Tag Archives: R&I

Innovation Jumpstart – Models for commercialisation workshop 3 August

Just how do you go about commercialising an innovation? What things should you concentrate on to increase your chances of success?

There are many models for commercialisation, often with contradictory advice. As part of the Innovation Jumpstart 2018 competition Adrian Busch from R&I gives a whistle-stop tour of six such models, and attempts to garner a little guidance from each.

Date      3 Aug
Time      11.00am – 12.00pm
Venue   Ernest Rutherford 225

Please RSVP to Adrian Busch – adrian.busch@canterbury.ac.nz

Sign up to Innovation Jumpstart now

You will become a part of UC’s innovation community which includes opportunities for support and to participate in workshops and seminars. You could also win one five $20,000 prizes.

Find more information and the Innovation Jumpstart application form here>

Innovation Jumpstart key dates:

  • Applications close 6.00pm, Friday 10 August 2018
  • Judging will take place over the following four weeks – shortlisted entrants may be asked to make a short presentation to the judging panel
  • Winners announced at a celebration event early October 2018

 

Innovation Jumpstart – Intellectual Property seminar, 27 July

On Friday 27 July, (11.30am to 12.30pm) Michael Brown, Principal at intellectual property law firm AJ Park will present a one-hour seminar on intellectual property.  Lunch provided. 
Venue: Ernest Rutherford 225

He will provide a summary of types of intellectual property, its relevance to the university and other innovative environments, and some important points to keep in mind to optimise protection and potential commercial benefits.

Please RSVP to adrian.busch@canterbury.ac.nz

Sign up to Innovation Jumpstart now

You will become a part of UC’s innovation community which includes opportunities for support and to participate in workshops and seminars. You could also win one five $20,000 prizes.

Find more information and the Innovation Jumpstart application form here>

Innovation Jumpstart key dates:

  • Applications close 6.00pm, Friday 10 August 2018
  • Judging will take place over the following four weeks – shortlisted entrants may be asked to make a short presentation to the judging panel
  • Winners announced at a celebration event early October 2018

 

 

 

Extraordinary future for technology with UC beginnings

As a result of carbon fibre electrode technology initially developed by Associate Professor John Abrahamson, there will soon be a UC connection to hybrid vehicles manufactured internationally.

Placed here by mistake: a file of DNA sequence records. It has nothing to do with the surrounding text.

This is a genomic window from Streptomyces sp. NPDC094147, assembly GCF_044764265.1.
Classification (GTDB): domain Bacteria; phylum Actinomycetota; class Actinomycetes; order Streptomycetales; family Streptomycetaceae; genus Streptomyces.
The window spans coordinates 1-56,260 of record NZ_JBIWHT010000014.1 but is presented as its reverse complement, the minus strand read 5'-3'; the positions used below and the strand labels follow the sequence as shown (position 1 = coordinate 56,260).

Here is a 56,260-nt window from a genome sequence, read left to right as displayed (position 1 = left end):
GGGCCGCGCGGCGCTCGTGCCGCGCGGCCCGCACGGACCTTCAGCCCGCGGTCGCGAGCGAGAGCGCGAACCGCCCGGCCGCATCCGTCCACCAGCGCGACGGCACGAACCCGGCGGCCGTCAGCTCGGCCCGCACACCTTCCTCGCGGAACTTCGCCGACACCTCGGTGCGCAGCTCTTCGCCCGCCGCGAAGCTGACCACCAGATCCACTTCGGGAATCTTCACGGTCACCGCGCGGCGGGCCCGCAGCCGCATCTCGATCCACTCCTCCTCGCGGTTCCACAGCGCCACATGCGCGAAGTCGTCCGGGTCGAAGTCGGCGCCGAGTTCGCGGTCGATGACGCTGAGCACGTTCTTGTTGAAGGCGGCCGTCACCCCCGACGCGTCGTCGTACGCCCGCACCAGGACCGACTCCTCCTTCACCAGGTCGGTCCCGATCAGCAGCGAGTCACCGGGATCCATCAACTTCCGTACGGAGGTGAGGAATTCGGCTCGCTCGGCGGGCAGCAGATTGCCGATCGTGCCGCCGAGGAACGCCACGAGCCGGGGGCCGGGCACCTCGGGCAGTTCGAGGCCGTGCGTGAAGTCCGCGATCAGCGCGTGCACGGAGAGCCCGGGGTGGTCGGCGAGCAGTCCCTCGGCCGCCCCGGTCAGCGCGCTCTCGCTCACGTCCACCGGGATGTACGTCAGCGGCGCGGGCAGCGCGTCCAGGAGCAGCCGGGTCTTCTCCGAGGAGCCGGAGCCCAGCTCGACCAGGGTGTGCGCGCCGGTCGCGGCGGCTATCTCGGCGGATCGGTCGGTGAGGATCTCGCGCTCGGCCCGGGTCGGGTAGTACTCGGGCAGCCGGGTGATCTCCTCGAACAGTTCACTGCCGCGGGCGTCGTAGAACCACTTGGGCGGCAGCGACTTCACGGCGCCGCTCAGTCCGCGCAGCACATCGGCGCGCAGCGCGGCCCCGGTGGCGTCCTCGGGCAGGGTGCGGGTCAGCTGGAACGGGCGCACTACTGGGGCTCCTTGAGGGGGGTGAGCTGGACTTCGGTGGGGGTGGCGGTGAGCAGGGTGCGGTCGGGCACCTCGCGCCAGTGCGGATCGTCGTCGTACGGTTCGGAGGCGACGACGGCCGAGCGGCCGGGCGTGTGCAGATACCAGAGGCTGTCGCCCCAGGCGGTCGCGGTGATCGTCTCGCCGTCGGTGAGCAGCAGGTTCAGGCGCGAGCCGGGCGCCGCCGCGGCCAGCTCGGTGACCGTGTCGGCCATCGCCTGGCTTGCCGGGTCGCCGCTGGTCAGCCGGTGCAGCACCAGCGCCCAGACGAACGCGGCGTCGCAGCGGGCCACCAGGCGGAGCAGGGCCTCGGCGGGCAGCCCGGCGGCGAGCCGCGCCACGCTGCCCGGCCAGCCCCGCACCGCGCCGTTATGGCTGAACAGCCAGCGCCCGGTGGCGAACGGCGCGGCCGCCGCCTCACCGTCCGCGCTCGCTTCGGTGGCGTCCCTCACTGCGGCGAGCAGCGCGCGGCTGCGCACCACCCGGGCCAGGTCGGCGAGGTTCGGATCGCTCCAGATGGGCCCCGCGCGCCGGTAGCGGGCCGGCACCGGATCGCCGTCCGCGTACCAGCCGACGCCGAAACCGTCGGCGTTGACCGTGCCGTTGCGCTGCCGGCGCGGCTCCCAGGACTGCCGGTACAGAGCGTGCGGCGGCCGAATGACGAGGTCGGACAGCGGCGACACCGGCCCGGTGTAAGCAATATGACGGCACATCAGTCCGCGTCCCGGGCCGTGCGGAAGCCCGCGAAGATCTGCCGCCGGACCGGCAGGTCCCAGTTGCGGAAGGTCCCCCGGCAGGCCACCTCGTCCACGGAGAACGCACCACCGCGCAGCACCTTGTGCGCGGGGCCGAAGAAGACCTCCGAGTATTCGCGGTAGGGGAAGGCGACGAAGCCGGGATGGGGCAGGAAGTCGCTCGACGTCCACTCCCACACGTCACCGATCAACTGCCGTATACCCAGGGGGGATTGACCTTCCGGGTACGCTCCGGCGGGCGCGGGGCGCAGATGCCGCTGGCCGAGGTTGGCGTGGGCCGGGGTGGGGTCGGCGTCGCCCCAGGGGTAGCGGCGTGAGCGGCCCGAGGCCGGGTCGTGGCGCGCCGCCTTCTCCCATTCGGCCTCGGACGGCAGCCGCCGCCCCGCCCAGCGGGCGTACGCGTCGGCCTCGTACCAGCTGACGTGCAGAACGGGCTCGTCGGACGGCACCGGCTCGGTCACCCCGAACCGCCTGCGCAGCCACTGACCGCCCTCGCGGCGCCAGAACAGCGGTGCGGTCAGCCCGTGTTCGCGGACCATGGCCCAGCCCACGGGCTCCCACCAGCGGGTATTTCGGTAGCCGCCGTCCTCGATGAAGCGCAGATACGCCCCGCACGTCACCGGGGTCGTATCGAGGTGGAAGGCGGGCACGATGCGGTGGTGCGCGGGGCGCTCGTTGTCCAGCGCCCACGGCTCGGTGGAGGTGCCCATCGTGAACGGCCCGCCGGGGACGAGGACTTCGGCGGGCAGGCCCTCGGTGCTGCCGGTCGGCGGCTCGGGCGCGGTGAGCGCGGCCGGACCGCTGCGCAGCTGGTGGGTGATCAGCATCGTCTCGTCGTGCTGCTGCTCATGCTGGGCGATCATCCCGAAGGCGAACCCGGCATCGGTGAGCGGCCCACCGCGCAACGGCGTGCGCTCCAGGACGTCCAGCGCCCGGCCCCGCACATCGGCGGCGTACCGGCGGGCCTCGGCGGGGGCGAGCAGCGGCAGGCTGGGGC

Prof Abrahamson tells us more about his technology and the work of local company, ArcActive who will be developing it with American partners with an eye to the future of sustainable vehicles.

Q1: What was the original technology?

The original technology revolved around processing fabric made of carbon fibre in such a way that it enhanced its usefulness for building electrodes.  Using processed carbon fabric in an electrode for a lead-acid battery enhanced the effective surface for producing and absorbing electrical current.

Q2:  What made you realise that there was commercial potential?

In 2008 we did an international trip talking to firms with a possible interest in our technology, and had keen interest from a battery maker who turned up to see us with senior business staff in the room.  We then checked out the battery use economics, which were promising.

We initially scoped out where the material could possibly have a use, and then did some initial experiments to give us a sense of the technical performance we could achieve. From this data, we arranged meetings with numerous companies in a variety of industries to discuss what we had, and gauge their interest.

From this visit, we identified a new way of using the material that opened up a new technical avenue to explore. This ultimately became the product and market that is the basis of the announced partnership. 

There are many things that need to be answered to know that you have something with commercial potential, which is why it has taken 10 years to go from initial idea to partnership:

  1. enhanced performance on a technical attribute that solves an unmet need,